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In an act of rebellion, Bob Dylan lets the Chinese censor his concert

Even for Bob Dylan's taste, America has always put a little too much faith in Bob Dylan. A generational spokesman? A civil-rights leader? A prophet? Those are some high expectations of fucking Mahatma Gandhi, let alone an old folksinger.

So it's no surprise that people have been freaking out about his first-ever concert in China last week, where he stuck to a set vetted by Chinese officials and never said a single word about the rampant censorship and Orwellian suppression happening in that country right now. Given his reputation, it would seem contrary to everything Dylan stands for. But that would be what Bob Dylan is reputed to stand for; what he stands for in actuality is pretty much a mystery. Here's the question nobody seems to be asking: Why — and he's remained characteristically mum on this one — did Bob Dylan want to play China so badly in the first place?

For an answer to that question, set the wayback machine to 2003 and the release of Masked and Anonymous, a thinly veiled fiction about himself that was hated by almost everybody. Roger Ebert gave it one-half star out of four, calling it a "vanity project beyond all reason."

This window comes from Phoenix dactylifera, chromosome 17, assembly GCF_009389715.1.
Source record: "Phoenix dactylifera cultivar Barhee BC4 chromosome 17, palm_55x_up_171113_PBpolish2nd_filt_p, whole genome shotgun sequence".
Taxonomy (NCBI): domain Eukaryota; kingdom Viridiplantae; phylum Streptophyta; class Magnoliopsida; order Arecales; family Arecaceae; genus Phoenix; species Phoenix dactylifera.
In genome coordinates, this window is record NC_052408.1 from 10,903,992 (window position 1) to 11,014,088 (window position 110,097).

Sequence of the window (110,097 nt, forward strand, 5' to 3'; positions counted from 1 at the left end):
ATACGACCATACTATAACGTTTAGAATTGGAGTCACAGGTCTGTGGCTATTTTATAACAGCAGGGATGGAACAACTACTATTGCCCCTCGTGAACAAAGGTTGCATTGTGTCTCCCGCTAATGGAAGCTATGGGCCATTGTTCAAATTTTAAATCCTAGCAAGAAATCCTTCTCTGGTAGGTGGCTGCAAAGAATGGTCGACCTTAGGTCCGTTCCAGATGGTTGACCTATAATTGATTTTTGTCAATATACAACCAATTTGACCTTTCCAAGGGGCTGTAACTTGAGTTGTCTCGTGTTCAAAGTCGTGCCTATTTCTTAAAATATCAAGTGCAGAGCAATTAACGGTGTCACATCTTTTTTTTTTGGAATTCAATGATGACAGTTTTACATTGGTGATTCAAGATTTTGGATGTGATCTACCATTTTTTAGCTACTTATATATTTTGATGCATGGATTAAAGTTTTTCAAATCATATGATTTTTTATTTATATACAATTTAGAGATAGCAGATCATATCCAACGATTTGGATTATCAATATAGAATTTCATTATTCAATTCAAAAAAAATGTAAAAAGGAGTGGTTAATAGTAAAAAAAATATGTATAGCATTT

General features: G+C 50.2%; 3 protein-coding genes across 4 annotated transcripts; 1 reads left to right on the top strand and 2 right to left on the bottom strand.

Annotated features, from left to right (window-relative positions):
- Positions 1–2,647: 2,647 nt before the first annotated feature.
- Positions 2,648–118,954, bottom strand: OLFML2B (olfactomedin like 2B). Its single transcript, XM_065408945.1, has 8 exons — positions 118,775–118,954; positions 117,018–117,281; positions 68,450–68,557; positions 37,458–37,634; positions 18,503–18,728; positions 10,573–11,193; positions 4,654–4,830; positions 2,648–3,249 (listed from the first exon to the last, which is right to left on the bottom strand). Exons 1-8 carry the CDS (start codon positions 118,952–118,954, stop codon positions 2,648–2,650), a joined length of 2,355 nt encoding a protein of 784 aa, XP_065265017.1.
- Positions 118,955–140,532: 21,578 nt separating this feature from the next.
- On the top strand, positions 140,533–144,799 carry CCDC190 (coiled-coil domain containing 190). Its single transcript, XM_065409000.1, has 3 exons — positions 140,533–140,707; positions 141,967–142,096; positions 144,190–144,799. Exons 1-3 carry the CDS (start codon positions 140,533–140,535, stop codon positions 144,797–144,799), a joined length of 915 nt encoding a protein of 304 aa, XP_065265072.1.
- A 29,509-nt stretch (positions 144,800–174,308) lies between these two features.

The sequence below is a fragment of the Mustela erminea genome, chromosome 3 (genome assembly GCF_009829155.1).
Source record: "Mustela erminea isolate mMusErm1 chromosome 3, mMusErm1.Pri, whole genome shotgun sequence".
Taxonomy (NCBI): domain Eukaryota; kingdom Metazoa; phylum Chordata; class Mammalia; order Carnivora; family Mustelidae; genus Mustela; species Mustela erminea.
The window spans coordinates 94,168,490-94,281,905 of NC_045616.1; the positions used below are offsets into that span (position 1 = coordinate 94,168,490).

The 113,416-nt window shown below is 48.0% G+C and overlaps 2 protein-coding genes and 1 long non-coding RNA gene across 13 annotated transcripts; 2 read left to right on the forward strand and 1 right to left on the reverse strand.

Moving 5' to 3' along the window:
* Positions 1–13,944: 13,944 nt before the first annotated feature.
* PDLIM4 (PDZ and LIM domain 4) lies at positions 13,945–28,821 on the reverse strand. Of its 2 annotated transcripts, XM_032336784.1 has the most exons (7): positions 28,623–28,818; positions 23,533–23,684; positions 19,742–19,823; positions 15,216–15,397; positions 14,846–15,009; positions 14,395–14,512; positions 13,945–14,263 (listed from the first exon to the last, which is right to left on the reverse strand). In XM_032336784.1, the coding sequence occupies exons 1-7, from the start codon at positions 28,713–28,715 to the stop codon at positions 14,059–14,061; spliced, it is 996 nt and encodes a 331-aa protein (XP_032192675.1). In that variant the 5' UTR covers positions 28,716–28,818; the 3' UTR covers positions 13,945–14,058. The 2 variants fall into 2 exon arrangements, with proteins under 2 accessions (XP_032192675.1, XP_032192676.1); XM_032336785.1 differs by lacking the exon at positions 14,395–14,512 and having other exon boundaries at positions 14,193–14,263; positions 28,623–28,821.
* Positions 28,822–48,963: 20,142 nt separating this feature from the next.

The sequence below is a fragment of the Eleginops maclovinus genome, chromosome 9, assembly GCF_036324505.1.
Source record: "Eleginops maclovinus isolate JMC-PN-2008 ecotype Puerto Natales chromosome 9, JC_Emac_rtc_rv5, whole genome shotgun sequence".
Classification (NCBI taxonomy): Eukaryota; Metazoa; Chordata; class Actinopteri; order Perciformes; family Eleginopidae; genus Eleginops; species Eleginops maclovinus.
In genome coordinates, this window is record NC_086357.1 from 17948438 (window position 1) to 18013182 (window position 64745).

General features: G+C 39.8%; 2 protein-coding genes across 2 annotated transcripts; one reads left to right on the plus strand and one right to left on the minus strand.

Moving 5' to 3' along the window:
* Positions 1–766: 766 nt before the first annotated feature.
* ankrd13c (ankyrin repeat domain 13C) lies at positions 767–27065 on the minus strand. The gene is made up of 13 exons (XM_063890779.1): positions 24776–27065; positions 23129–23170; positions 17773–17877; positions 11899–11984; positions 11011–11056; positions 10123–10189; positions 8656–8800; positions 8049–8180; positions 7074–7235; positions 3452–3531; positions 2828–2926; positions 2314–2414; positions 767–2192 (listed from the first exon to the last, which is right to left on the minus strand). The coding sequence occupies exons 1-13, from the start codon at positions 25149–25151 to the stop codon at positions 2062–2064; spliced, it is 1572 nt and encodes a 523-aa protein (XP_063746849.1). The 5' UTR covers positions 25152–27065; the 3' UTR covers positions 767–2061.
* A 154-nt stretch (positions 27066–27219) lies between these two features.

It totally was, but it's also my favorite of all the Bob Dylan movies, and here's why: Masked is the truest. There were better ones — Martin Scorsese's No Direction Home was a great director's fascinating but largely unsuccessful attempt to crack the Dylan enigma; Todd Haynes's I'm Not There, a reflection on Dylan's cultural meaning — but Masked was the only one that Dylan himself had a hand in writing, and that makes all the difference. For all its vanity and considerable flaws — and no one ever doubted that Dylan was vain — Masked is the closest anything is likely to get to how Bob Dylan sees Bob Dylan.

There are some uncanny similarities between Masked and Dylan's trip to China. In the movie, Dylan stars as Jack Fate, a folksinger let out of jail into a war-torn, Orwellian landscape to perform one benefit concert. But what's more important than the storyline is Dylan/Fate's reaction to the totalitarian regime and the political chaos he sees around him — namely, resigned bemusement. Fate/Dylan just plays the concert and utters a few cryptic remarks, but he has no solution for any of it. "I was always a singer and maybe no more than that," he reflects. "I stopped trying to figure things out a long time ago."

Cultural impact aside, Bob Dylan is fundamentally just a guy who's done whatever he damn well pleased his whole life — whether it was to the chagrin of his fans or not — and he was just damn well going to go to China. In a way, letting Chinese officials censor him is almost the most rebellious thing he could do.

Interestingly, although several old protest classics were expressly banned, he inexplicably managed to slip in "A Hard Rain's A-Gonna Fall," a more caustic political statement than "Blowin' in the Wind" and "The Times They Are A-Changin'" ever were, a song that concludes, given the context, with a contradiction Dylanesque enough to explode the mind:

"I'll tell it and think it and speak it and breathe it, and reflect from the mountain so all souls can see it."

For what it's worth, maybe he did.


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